| Candidates in the subspecialty of neurodevelopmental disabilities are those in the field of Child Neurology, who are seeking ABPN Board Certification. Neurodevelopmental disabilities is a subspecialty that involves having pediatric or child neurologic expertise in the diagnosis and management of chronic conditions that affect developing and mature nervous system such as cerebral palsy, mental retardation, behavioral syndromes or neurologic conditions.
All candidates will need to complete and submit an application in order to qualify and apply for an examination. Each application will be reviewed by the credentials department. Candidates become diplomates after passing their examination. Diplomates will then begin the process of maintenance of certification.
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Initial Certification in Neurodevelopmental Disabilities
A. History and Statement of Principles
The ABPN and the American Board of Pediatrics (ABP), in concurrence with the ABMS, established a joint Committee on Certification in the Subspecialty of Neurodevelopmental Disabilities in March 1999. This was done to officially establish the field of neurodevelopmental disabilities as a definite area of joint subspecialization in neurology with special qualification in child neurology and in pediatrics and to provide a means of identifying properly trained and experienced neurodevelopmental disabilities subspecialists.
The actual mechanics of certification of qualified candidates have been delegated by the Boards to the Committee, which operates under the supervision of and in accordance with the policies of the Boards. [more]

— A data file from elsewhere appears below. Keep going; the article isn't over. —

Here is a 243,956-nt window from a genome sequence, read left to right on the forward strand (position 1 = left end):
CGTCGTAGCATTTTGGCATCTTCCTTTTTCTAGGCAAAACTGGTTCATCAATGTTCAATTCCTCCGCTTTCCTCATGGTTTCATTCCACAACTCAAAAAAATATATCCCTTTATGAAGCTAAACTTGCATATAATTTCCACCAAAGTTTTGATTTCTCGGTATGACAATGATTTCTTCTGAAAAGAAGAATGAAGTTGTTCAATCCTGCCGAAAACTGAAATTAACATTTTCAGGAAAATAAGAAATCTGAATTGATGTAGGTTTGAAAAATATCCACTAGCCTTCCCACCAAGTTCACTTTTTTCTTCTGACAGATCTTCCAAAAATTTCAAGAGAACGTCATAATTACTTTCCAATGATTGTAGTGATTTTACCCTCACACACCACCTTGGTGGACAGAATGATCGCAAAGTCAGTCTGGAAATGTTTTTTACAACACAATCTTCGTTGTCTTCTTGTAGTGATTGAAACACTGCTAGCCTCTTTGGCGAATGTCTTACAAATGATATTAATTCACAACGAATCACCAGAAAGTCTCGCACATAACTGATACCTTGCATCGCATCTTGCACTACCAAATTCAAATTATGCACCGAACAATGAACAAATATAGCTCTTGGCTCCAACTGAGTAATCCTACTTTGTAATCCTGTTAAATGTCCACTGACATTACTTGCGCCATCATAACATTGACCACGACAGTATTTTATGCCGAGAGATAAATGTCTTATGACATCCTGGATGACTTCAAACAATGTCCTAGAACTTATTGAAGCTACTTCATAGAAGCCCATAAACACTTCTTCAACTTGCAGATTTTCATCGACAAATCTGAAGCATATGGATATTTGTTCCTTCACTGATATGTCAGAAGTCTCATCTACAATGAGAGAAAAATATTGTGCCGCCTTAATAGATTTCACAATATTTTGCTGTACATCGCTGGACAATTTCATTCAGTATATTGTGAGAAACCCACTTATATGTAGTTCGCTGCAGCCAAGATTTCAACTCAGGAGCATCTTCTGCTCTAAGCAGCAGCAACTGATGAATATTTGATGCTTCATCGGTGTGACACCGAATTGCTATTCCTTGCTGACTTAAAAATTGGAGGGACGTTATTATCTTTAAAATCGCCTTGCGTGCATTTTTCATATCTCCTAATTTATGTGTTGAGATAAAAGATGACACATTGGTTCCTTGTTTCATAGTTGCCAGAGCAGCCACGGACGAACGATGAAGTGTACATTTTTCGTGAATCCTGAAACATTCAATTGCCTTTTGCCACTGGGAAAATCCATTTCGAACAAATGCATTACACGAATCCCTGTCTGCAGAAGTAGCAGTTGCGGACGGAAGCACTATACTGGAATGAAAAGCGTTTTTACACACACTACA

Maintenance of Certification Neurodevelopmental Disabilities
The Maintenance of Certification Program (MOC) of the American Board of Psychiatry and Neurology reflects the Board's commitment to lifelong learning throughout one's profession. The mission of MOC is to ensure that diplomates adhere to the highest standards in medicine and pursue excellence in all areas of care and practice improvement. The MOC program requires diplomates to participate in sanctioned self-assessment performance measures, identify perceived weaknesses in their knowledge, pursue learning activities tailored to areas that need to be strengthened, and develop quality improvement programs based on their clinical practice. The goal is for diplomates to reflect on their personal knowledge and performance and commit to a process of improvement and reevaluation of performance measures over a specified time frame that will ultimately lead to improved care for their patients. [more]